Access to justice has always been too expensive, for most people. These cuts will ensure that access to justice will be denied to many more. When I say access to justice, I mean effective access to justice. Self-Representing Litigants (SRLs) can always appear before the Courts in person, but what prospects do they have of putting forward their best case? In truth, are our criminal and civil justice systems really accessible to SRLs? We have all experienced the greater length of hearings when a SRL has appeared. Not only does that case take longer, but it causes delays for others in the system waiting for their cases to be heard. Has the Government undertaken a proper assessment of the additional costs which the justice system will bear as a result of those cuts? If they have, I seem to have missed it.

And so do others. The Government has only to read the report of the Civil Justice Council presented to the Lord Chancellor in November 2011. It foresees the consequences, not simply because of their scale, but also by reason of their design and incidence, bearing disproportionately adversely on the most vulnerable in society.  Every informed prediction is that, by reason of the forthcoming reductions and changes in legal aid, the number of SRLs will increase, and on a considerable scale, with such litigants becoming the rule rather than the exception.

Even if all the recommendations they make are acted upon, they will not prevent the reality that in many situations, as a result of the reductions and changes in legal aid, there will be a denial of justice; those recommendations are about making “the best of a bad job.”
It is those concerns which lead District Judge Richard Chapman, President of the Association of Her Majesty’s District Judges, to tell Jane Croft of the Financial Times, when interviewed for her report “Legal aid cuts spur self-representation fears”, that there had been a significant increase in SRLs over the last couple of years, and that they anticipate, and have concerns, that there will be more and more as legal aid becomes less available. Inevitably cases involving SRLs take longer as they don’t know what the law is, what documents to produce and what evidence to lead.

Everyone I speak to - interested parties, that is, outside of Parliament - are saying the same thing: no sufficient account has been taken of the increased costs to the court system, and indeed to the justice system, caused by SRLs, thereby leaving HMCTS and privately funded litigants to meet the additional costs resulting from the greater inefficiency in the system.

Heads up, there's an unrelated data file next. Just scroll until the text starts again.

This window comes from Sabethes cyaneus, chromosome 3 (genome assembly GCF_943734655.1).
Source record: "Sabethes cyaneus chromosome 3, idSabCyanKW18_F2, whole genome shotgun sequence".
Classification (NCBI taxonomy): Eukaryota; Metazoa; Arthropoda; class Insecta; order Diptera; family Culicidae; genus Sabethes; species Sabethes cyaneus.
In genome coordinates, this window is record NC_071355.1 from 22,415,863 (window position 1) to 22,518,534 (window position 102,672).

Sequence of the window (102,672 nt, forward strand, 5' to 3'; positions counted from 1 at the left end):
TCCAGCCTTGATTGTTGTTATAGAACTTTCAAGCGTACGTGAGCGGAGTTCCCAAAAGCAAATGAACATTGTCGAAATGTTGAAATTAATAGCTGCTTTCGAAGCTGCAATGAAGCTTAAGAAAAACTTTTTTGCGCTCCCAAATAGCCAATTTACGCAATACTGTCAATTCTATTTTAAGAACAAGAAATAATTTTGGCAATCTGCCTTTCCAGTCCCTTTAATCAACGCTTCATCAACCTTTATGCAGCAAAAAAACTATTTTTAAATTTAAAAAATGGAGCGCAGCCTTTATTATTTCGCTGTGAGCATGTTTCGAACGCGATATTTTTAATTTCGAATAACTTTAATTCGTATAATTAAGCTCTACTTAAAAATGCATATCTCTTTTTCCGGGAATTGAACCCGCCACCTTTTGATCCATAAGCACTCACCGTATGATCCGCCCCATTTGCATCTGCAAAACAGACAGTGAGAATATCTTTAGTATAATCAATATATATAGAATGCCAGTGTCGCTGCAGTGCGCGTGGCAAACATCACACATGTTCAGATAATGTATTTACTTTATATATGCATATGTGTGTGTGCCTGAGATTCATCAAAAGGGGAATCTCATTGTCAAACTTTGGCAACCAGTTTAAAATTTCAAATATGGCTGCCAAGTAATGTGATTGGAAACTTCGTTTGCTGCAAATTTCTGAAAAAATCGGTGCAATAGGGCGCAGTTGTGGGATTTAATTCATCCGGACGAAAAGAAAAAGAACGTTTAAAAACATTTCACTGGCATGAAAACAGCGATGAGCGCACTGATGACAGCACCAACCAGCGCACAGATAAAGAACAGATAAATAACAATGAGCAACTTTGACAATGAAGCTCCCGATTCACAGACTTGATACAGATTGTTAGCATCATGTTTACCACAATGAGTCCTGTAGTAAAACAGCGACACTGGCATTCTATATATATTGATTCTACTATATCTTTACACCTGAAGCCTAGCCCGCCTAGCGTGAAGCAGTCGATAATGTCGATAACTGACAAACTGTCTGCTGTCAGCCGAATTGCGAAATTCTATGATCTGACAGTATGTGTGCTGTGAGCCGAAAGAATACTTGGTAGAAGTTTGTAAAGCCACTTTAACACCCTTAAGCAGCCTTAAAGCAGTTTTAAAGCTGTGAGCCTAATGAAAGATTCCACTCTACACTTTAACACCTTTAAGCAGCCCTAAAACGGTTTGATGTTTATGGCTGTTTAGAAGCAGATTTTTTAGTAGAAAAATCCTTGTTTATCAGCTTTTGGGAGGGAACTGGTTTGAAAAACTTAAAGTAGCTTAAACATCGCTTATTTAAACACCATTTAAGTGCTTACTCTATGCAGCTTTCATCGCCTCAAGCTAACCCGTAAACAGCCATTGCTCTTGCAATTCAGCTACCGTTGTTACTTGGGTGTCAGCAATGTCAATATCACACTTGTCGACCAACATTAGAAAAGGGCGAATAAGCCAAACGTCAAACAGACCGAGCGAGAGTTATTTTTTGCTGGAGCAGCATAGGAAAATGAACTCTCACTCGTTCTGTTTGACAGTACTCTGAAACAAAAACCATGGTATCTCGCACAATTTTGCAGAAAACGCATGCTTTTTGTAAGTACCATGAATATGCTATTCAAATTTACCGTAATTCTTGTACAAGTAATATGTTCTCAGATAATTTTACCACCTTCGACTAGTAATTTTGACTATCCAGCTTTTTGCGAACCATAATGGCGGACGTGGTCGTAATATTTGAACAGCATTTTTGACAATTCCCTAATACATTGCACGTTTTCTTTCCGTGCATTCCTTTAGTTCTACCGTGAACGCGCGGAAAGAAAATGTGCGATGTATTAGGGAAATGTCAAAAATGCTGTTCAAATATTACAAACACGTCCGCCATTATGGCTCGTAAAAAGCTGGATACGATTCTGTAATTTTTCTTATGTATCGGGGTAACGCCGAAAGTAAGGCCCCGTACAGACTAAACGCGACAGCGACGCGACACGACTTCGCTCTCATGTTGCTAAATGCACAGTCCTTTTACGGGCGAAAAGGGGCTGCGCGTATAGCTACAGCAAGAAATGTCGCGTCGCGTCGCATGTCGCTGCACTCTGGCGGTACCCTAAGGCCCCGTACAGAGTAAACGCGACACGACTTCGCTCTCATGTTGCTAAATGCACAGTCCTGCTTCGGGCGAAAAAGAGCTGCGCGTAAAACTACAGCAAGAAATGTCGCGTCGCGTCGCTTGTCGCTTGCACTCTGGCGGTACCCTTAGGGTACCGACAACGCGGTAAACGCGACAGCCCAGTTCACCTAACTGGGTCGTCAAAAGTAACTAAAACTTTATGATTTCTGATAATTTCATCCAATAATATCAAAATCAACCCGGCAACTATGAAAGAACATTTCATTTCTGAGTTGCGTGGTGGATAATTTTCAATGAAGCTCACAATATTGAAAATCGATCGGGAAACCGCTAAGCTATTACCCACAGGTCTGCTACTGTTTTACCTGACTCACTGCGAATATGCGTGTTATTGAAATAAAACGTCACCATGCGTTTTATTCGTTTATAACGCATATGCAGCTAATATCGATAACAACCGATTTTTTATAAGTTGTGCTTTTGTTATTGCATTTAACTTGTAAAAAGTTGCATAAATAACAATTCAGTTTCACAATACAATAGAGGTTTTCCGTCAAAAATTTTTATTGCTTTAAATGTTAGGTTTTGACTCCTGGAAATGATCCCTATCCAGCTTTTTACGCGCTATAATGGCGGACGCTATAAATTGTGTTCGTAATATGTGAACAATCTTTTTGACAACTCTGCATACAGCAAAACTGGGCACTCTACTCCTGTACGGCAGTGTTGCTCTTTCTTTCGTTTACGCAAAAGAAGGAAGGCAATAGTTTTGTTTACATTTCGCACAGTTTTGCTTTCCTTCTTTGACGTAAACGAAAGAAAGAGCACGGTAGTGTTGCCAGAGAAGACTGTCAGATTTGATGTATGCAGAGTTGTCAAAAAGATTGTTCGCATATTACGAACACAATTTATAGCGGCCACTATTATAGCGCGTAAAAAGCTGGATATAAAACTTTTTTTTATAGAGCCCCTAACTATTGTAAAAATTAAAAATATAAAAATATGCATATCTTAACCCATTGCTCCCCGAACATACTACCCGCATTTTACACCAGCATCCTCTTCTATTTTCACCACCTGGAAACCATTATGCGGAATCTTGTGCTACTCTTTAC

In its report, the Civil Justice Council recognised that pro bono legal services can only ever exist as an adjunct to legal aid and privately-paid legal services; it “cannot begin to meet the shortfall in provision that will be left by the proposed reductions and changes in legal aid.”
The quality and extent of pro bono legal services provided by the Bar are undeniable and something of which the Bar can genuinely be proud; so too are the services of those who administer the Bar’s pro bono services, the Bar Pro Bono Unit (BPBU). There are over 3,000 barristers registered with the BPBU willing to undertake pro bono representation and advice. The BPBU receives 1,300 applications per year; administration of the cases is undertaken by just seven people. Of these staff, just two are responsible for raising the funds necessary to enable them to provide those services.

In my inaugural speech, I expressed my desire to seek to ensure that the BPBU became independently financially sustainable. The BPBU is bound to face increasing resource and financial pressure. It presently costs about £300,000 a year to run. I invite each of the 15,000 registered barristers to contribute £30 per year towards the costs of the BPBU. I will ask those who distribute the PCF/MSF invoices if they will include as a clearly identifiable extra item, an additional, but entirely optional, sum of £30 on each invoice. I know that many of the Bar are hurting from cuts in legal aid and ever increasing costs of practice, and I ask those able to contribute more if they will do so. I also know that there are many who would wish to contribute to the pro bono services provided by the Bar, but are unable to do so, for a variety of reasons. This will provide those people with an opportunity to make a real and effective contribution to those services.

For the cost of one night out a year, we could ensure that the costs of the BPBU are met. At these difficult times, what better testament could there be to the Bar’s commitment to Pro Bono?

We congratulate Chris Grayling on his appointment as Secretary of State for Justice. Let’s hope he will listen to what everybody in the Justice system is saying. If he does, he has a real opportunity to make a difference, in the public interest.